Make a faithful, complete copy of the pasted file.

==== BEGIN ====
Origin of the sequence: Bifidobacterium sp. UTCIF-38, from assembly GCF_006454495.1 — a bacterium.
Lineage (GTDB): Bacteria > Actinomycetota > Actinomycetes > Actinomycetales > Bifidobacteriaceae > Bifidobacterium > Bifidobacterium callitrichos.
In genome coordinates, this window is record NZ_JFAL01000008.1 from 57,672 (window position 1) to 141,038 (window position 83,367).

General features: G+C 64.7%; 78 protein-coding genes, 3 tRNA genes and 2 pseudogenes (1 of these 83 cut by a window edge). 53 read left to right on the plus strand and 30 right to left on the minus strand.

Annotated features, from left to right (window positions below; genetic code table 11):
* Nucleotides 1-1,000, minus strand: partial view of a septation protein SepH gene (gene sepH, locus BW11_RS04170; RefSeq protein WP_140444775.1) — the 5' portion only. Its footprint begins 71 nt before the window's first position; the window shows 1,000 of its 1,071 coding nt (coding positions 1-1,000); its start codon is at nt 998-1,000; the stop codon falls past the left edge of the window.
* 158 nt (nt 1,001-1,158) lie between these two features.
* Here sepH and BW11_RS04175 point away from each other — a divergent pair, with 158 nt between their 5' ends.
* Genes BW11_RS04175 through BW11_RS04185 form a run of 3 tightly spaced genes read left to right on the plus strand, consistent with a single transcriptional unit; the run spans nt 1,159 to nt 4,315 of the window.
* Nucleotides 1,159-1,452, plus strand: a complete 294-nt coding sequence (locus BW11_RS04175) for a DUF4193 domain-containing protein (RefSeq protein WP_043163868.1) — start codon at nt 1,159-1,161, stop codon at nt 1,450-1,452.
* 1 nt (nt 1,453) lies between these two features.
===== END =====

Origin of the sequence: Bifidobacterium sp. UTCIF-38, from assembly GCF_006454495.1 — a bacterium.
Lineage (GTDB): Bacteria > Actinomycetota > Actinomycetes > Actinomycetales > Bifidobacteriaceae > Bifidobacterium > Bifidobacterium callitrichos.
In genome coordinates, this window is record NZ_JFAL01000008.1 from 57,672 (window position 1) to 141,038 (window position 83,367).

General features: G+C 64.7%; 78 protein-coding genes, 3 tRNA genes and 2 pseudogenes (1 of these 83 cut by a window edge). 53 read left to right on the plus strand and 30 right to left on the minus strand.

Annotated features, from left to right (window positions below; genetic code table 11):
* Nucleotides 1-1,000, minus strand: partial view of a septation protein SepH gene (gene sepH, locus BW11_RS04170; RefSeq protein WP_140444775.1) — the 5' portion only. Its footprint begins 71 nt before the window's first position; the window shows 1,000 of its 1,071 coding nt (coding positions 1-1,000); its start codon is at nt 998-1,000; the stop codon falls past the left edge of the window.
* 158 nt (nt 1,001-1,158) lie between these two features.
* Here sepH and BW11_RS04175 point away from each other — a divergent pair, with 158 nt between their 5' ends.
* Genes BW11_RS04175 through BW11_RS04185 form a run of 3 tightly spaced genes read left to right on the plus strand, consistent with a single transcriptional unit; the run spans nt 1,159 to nt 4,315 of the window.
* Nucleotides 1,159-1,452, plus strand: a complete 294-nt coding sequence (locus BW11_RS04175) for a DUF4193 domain-containing protein (RefSeq protein WP_043163868.1) — start codon at nt 1,159-1,161, stop codon at nt 1,450-1,452.
* 1 nt (nt 1,453) lies between these two features.